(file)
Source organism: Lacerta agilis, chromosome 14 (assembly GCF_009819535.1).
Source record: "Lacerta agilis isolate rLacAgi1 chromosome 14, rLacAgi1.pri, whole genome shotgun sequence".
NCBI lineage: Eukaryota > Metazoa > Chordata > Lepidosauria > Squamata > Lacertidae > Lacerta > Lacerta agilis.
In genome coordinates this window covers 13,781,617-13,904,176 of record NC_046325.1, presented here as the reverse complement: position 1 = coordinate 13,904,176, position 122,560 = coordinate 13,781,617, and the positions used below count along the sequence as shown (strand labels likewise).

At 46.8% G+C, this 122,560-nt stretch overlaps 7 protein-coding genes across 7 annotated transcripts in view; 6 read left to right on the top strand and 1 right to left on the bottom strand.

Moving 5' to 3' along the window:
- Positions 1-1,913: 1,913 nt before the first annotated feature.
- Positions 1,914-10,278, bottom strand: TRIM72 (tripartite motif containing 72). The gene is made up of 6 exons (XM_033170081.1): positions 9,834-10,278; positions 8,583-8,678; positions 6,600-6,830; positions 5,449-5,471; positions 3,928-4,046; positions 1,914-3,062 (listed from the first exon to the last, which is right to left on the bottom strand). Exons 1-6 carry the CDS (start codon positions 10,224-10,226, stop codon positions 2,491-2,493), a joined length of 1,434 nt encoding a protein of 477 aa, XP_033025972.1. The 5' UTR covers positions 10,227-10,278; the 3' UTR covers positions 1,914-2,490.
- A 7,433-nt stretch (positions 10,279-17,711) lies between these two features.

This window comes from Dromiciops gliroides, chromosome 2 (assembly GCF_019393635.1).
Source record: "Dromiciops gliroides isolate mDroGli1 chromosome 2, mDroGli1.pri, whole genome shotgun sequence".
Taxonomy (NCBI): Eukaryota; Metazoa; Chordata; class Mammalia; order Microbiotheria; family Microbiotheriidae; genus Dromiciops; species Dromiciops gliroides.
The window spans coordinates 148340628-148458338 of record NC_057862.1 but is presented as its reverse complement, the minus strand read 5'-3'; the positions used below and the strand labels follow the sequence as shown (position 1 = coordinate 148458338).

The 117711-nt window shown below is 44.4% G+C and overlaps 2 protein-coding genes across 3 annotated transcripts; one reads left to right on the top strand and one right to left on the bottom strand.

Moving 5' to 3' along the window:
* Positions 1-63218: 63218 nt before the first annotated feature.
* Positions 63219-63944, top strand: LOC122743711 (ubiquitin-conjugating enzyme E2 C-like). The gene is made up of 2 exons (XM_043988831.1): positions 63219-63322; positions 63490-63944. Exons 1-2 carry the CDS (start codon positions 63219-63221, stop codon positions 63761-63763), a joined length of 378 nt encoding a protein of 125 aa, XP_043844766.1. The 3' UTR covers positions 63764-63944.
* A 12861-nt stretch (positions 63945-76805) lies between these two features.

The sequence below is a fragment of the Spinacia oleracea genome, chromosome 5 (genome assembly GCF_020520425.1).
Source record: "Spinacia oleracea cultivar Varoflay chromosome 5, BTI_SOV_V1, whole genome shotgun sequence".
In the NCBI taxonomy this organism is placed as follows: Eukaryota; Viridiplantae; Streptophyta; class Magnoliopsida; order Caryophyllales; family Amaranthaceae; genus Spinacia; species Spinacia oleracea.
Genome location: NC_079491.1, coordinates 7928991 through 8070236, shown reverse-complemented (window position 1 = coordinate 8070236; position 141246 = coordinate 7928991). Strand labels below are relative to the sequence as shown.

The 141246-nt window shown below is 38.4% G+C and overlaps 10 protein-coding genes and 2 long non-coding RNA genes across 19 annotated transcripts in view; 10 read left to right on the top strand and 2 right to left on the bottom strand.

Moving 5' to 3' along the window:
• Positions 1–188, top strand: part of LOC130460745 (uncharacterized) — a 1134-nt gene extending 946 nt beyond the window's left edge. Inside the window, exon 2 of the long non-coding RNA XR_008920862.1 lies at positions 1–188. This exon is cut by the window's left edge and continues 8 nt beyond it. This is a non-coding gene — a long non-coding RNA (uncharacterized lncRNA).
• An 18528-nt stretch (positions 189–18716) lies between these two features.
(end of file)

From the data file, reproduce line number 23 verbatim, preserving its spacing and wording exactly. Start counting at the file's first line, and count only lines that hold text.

The 141246-nt window shown below is 38.4% G+C and overlaps 10 protein-coding genes and 2 long non-coding RNA genes across 19 annotated transcripts in view; 10 read left to right on the top strand and 2 right to left on the bottom strand.